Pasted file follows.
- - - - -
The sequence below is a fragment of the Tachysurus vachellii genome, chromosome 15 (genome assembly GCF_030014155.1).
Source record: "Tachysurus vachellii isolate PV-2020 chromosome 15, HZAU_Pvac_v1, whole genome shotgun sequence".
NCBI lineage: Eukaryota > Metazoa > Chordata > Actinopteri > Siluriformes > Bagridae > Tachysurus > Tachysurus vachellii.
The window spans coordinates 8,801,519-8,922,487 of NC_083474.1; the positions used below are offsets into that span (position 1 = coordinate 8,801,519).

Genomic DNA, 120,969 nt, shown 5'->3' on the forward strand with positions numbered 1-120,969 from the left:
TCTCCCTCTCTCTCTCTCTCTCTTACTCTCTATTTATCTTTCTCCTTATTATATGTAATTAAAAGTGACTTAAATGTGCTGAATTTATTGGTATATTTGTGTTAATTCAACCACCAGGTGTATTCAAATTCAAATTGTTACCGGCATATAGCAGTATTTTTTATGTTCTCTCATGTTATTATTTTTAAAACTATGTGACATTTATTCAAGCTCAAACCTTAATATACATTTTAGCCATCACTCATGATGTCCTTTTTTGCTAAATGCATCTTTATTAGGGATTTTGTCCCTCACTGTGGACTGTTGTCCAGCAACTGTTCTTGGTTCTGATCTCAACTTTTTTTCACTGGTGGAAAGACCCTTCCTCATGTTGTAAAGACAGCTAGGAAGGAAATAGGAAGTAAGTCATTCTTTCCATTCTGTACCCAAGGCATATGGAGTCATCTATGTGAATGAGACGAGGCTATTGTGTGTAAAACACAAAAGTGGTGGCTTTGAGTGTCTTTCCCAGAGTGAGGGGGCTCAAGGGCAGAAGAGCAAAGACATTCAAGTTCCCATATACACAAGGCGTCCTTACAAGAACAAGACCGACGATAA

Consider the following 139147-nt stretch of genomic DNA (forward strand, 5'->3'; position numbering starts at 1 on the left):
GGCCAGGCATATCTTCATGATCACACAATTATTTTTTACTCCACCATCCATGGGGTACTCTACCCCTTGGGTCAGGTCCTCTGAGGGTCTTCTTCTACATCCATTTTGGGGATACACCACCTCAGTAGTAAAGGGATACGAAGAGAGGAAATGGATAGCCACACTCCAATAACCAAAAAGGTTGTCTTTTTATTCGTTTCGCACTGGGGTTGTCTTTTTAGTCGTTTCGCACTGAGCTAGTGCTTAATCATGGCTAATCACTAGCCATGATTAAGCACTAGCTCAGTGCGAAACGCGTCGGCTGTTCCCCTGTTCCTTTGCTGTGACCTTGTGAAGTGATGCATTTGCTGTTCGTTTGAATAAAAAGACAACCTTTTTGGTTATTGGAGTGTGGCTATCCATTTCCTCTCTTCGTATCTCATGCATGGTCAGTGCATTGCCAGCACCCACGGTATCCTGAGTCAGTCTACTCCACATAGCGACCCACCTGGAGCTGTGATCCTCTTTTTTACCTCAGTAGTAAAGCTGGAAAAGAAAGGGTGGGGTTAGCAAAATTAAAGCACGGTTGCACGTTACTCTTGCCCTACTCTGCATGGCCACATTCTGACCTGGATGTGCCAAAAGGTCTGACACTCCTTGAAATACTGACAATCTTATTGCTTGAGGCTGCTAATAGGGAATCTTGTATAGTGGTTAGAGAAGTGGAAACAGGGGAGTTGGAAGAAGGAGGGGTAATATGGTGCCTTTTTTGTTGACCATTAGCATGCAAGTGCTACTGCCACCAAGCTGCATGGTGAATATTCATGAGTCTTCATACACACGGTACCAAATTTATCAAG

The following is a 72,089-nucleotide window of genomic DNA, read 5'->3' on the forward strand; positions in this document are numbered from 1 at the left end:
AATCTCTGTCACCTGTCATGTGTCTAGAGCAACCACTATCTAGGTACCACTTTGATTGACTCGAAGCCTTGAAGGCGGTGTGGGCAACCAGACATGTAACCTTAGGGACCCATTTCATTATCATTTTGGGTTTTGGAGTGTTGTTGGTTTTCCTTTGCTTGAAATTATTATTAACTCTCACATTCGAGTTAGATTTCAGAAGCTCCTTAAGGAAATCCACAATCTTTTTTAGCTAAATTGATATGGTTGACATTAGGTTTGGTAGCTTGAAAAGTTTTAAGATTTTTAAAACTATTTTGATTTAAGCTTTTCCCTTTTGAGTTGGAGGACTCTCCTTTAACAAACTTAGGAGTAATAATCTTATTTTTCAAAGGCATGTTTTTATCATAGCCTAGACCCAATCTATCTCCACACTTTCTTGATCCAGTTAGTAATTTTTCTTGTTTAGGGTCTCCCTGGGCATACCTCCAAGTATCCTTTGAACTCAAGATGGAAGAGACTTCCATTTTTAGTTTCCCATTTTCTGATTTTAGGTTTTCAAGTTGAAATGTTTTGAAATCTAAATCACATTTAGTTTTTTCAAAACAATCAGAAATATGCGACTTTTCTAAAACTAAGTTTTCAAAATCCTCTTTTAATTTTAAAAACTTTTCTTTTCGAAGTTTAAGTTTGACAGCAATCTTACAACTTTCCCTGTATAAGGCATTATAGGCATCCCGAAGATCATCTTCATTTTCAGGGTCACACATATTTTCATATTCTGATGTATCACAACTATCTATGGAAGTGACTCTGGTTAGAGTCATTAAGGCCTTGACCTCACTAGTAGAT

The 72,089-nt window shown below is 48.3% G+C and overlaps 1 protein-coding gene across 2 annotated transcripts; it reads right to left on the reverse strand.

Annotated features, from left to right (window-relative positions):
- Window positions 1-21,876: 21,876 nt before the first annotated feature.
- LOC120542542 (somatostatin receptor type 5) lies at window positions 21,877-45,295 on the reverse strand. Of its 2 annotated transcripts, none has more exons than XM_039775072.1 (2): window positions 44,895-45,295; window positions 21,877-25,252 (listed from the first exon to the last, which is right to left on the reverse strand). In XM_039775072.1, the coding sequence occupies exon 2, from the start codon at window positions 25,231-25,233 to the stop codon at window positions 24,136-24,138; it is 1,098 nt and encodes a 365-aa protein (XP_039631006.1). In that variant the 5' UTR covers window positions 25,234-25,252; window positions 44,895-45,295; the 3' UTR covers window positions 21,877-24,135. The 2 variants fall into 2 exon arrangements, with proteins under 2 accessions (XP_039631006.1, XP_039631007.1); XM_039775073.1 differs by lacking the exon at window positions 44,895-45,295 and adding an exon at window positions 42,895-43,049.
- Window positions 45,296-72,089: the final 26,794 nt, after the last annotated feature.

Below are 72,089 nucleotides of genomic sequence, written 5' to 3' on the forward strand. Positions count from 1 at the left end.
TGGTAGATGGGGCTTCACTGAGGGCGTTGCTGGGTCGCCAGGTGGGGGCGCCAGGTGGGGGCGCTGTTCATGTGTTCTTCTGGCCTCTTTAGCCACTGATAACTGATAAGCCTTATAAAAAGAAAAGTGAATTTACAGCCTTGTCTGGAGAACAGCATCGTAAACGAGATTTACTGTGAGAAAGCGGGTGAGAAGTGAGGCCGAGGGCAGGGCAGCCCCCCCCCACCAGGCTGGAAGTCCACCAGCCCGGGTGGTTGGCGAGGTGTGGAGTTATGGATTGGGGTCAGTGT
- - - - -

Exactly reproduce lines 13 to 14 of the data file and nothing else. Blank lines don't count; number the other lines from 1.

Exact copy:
- Window positions 1-21,876: 21,876 nt before the first annotated feature.
- LOC120542542 (somatostatin receptor type 5) lies at window positions 21,877-45,295 on the reverse strand. Of its 2 annotated transcripts, none has more exons than XM_039775072.1 (2): window positions 44,895-45,295; window positions 21,877-25,252 (listed from the first exon to the last, which is right to left on the reverse strand). In XM_039775072.1, the coding sequence occupies exon 2, from the start codon at window positions 25,231-25,233 to the stop codon at window positions 24,136-24,138; it is 1,098 nt and encodes a 365-aa protein (XP_039631006.1). In that variant the 5' UTR covers window positions 25,234-25,252; window positions 44,895-45,295; the 3' UTR covers window positions 21,877-24,135. The 2 variants fall into 2 exon arrangements, with proteins under 2 accessions (XP_039631006.1, XP_039631007.1); XM_039775073.1 differs by lacking the exon at window positions 44,895-45,295 and adding an exon at window positions 42,895-43,049.